The Republican Party’s new anti-poverty bill is a blow to working families, who will be hardest hit by the cuts, according to a new analysis.
The House GOP tax plan includes a $1,000 tax credit for people with income above $125,000.
That is about $40 per week, according the Congressional Budget Office.
That will only apply to families with a household income above that level, and is meant to help them buy a home, according a joint report from the Center on Budget and Policy Priorities and the Center for American Progress.
The nonpartisan analysis found that the tax credit is a massive blow to low-income Americans.
The cost to families in that income range would be $9,500 per year.
The CBO estimates that if the credits were extended to people in the middle of the income spectrum, the overall cost to taxpayers would be nearly $300 billion a year.
The Joint Committee on Taxation estimates that the average household in the top quintile would see a tax increase of $7,828, or about 6.2 percent of their income.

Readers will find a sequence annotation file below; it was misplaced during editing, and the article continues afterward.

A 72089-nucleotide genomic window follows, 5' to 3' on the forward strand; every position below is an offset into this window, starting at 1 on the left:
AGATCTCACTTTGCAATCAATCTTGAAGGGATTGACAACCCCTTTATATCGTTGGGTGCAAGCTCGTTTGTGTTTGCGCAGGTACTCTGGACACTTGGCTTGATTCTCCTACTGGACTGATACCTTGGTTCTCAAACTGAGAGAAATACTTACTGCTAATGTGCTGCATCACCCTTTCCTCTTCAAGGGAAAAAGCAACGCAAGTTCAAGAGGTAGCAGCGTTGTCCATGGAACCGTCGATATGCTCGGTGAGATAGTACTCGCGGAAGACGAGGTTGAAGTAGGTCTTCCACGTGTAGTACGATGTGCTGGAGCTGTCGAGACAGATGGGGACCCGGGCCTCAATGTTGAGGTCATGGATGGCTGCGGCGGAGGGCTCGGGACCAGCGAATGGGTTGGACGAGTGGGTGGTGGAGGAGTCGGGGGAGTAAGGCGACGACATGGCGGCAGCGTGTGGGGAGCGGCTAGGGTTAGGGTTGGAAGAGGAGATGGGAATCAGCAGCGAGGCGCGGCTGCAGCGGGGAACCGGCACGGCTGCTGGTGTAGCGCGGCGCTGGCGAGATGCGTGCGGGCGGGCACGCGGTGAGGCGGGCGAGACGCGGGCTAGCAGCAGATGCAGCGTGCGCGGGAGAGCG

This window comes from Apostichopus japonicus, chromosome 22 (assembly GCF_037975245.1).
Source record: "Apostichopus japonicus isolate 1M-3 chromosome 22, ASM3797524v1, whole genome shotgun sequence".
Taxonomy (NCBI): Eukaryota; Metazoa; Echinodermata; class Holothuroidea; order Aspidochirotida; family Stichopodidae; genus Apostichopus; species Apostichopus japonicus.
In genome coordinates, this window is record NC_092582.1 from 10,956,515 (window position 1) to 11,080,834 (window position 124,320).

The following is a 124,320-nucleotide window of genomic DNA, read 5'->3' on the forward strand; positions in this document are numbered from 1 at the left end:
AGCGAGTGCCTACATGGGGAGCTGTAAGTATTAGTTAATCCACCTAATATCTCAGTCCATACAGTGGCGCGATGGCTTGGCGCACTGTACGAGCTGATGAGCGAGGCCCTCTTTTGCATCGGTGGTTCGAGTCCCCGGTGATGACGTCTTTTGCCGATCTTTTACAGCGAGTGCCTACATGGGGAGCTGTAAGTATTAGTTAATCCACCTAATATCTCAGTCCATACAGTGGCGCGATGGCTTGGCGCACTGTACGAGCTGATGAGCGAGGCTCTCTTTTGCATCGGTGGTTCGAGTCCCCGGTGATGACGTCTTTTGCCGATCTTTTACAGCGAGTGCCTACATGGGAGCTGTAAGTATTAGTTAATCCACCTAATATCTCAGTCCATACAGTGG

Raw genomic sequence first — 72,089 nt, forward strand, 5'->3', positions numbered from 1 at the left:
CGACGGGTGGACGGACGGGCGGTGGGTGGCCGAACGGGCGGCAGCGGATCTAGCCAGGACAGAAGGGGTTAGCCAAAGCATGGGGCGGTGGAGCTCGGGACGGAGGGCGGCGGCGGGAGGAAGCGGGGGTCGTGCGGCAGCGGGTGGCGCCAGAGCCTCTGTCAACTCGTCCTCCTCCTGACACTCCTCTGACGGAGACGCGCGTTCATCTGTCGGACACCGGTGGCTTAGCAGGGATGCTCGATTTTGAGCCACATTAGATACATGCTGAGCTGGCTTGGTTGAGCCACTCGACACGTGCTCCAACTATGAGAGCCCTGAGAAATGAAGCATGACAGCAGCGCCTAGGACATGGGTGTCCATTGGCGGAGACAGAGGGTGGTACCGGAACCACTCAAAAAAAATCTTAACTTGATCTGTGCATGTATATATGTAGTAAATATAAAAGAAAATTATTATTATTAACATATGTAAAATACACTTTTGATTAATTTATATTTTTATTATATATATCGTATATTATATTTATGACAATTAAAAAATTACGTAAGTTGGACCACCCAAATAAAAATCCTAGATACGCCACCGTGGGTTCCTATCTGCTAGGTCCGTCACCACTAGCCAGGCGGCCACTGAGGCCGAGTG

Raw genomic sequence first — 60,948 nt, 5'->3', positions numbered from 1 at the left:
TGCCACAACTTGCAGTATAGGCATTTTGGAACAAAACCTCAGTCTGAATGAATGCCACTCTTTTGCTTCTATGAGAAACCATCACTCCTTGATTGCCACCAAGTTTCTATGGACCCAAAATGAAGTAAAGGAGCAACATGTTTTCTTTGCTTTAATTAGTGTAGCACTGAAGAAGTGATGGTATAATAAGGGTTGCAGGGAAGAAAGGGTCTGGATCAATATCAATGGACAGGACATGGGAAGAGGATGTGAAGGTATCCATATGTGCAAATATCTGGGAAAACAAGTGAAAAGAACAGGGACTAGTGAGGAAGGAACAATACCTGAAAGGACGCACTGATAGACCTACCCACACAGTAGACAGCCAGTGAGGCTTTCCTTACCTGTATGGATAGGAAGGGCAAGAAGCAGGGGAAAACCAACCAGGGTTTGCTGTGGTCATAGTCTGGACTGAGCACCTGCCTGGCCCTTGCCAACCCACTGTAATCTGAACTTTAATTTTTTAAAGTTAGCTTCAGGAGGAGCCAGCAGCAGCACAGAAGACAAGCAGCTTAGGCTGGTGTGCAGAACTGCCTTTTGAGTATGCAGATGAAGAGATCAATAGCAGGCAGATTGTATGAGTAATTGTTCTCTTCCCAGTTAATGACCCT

The average household would see an increase of 2.7 percent if the tax credits were expanded to include higher-income earners.
The Senate version of the bill, the Tax Cuts and Jobs Act, contains a $3,000 credit for households earning less than $100,000 per year, and a $2,000 discount on purchases made to the maximum allowable tax bracket.
The Senate GOP tax bill is still pending in the Senate.
Republicans are pushing their tax cuts in hopes of persuading more voters to back them, but the party has made clear that they are not willing to work with Democrats on the issue.
In a tweet this week, Senate Majority Leader Mitch McConnell called the Senate GOP plan “dead on arrival.”